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Will weed vacationing be legalised?

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Thinking of a vacation when all this Covid stuff has died down? Punta del Este in Uruguay sound good? This amazing statue on the beach there is by Mario Irarrázabal. We wanna go see it!

More seriously, here at Madrid Cannabis Clubs #madridcannabisclub, we wanted to pick out some interesting points from an interview this last week with Uruguayan Augusto Vitale, ex Director of the IRCC (Institute of regulation and control of cannabis) Augusto Vitale was one of the proponents of the law that legalised adult consumption of cannabis in Uruguay.

He’s convinced that countries which reject having an open debate with society and which do not conduct an exercise in autocriticism on their anti-drugs policies are losing out on a growing trend of legalising recreational cannabis. #recreationalcannabis #legalizerecreationalcannabis Germany is set to do it– see our post a couple of weeks back – and, as you know, it’s been done in Canada and in Uruguay which did it in 2013.

Vitale recalls that only 20% of the population supported the law in Uruguay at the time but after a few years more than half of the population agreed. The point is that the law didn’t want to give access to cannabis to new consumers, but crucially wanted to reach those people who were already consumers, especially those people who were so-called problem consumers (generally experts reckon around 10% of consumers are problematic) and had nowhere to go for help.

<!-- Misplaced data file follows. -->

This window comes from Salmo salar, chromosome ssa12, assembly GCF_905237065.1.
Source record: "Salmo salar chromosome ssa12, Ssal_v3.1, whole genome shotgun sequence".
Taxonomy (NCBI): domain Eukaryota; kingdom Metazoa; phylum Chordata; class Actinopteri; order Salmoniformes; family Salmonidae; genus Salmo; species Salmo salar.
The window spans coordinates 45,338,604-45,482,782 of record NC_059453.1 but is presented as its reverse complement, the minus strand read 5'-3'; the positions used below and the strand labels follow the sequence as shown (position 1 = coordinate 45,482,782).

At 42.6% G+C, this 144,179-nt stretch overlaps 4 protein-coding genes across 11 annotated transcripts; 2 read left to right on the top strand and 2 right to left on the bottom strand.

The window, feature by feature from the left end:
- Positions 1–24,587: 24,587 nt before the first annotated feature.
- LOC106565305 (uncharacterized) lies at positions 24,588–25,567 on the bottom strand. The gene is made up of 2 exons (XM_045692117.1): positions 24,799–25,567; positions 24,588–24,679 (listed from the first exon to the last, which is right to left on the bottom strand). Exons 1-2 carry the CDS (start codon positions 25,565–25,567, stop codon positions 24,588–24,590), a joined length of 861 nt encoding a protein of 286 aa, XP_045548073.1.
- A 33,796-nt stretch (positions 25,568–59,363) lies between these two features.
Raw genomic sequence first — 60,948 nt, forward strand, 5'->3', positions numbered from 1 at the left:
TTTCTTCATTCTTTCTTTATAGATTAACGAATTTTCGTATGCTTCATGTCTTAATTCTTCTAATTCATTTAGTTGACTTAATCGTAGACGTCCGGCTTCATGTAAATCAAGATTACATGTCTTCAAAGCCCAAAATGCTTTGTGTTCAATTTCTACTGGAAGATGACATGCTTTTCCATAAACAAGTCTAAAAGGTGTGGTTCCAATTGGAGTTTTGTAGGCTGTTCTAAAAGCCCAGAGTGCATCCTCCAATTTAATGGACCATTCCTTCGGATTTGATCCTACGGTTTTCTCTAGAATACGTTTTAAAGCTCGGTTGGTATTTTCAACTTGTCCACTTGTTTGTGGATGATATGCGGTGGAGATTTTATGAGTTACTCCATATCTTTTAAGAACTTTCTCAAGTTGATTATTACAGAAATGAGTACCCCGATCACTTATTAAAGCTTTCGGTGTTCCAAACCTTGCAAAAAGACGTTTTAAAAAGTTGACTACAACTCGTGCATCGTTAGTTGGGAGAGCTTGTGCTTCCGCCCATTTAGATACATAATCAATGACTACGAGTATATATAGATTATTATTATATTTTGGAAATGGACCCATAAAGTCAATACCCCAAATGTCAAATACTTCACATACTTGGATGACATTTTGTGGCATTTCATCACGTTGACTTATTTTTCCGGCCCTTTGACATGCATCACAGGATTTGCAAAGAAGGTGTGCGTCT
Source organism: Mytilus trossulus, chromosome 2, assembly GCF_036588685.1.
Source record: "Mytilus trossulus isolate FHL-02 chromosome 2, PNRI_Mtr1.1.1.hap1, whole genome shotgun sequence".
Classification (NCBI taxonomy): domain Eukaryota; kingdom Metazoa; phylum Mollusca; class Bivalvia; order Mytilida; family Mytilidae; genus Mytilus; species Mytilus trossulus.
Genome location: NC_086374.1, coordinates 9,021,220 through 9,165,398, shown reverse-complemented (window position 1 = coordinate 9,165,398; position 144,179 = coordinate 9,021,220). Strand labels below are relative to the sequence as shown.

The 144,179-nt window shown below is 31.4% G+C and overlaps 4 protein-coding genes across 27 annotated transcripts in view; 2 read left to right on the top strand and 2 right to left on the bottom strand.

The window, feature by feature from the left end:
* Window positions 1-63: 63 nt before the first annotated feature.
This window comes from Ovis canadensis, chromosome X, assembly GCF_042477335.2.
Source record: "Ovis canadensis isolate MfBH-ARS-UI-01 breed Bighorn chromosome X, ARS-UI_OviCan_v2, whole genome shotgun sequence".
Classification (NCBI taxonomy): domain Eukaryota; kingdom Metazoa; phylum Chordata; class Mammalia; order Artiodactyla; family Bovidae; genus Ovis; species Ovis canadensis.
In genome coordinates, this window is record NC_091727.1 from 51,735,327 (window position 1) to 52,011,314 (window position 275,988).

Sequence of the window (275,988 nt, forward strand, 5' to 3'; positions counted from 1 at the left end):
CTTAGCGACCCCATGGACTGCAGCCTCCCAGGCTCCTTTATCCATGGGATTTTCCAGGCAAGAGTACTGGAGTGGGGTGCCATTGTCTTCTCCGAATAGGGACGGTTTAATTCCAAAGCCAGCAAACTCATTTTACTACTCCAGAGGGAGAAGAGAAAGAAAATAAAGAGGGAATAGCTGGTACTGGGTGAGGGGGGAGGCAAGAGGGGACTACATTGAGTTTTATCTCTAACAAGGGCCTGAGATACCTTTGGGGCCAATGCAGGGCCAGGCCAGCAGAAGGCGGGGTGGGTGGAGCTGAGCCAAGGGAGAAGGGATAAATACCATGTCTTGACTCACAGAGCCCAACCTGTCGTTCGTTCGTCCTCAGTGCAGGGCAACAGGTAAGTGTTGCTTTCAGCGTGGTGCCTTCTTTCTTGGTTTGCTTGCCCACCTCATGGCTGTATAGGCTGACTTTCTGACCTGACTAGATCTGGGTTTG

Something we fervently agree with is that there is a much greater risk when cannabis is in the street. Cannabis, he says, like it or not, is a reality. When there is normalization of consumption, regularised access, an overseeing institute (such as that which exists in Uruguay), penalties for those who don’t comply with legalities, even company and entrepreneurial involvement, the risks are very much reduced. Education and access to healthcare are paramount. I think we’re blue in the face shouting this out. #destigmatizecannabis #decriminalizecannabis
Vitale also noted that legalisation has to be done adequately. The law must be responsible, which is why in Uruguay there is no marketing or product promotion. Users can grow up to 6 plants, clubs can cultivate a maximum of 99 plants, or users can subscribe a maximum of 40 grams a month from their pharmacy.

The country is presently studying opening up legislation to cover tourists. That’s why we say, Punta del Este, here we come!!!

In #spain legitimate private cannabis social clubs also adhere to a code of responsibility. Potential members must certify they are over 21 years of age, experienced cannabis users and will maintain the Closed Circle Doctrine (not to sell or transfer cannabis products to any other person not a member of the same club).

To join a cannabis social club in Spain, you must be at least 21 years old, have at least some experience with cannabis, and have someone who is already a member sponsor or refer you for membership. If you don’t know anyone we may be able to sponsor you, as we are members of many clubs and enjoy helping like-minded people find a home in a social club. You can email us at:

As Vitale rightly says, an open, mature debate on recreational cannabis consumption is much needed.

(The full interview was written by Daniel Sánchez Caballero and published in on 28/11/21)

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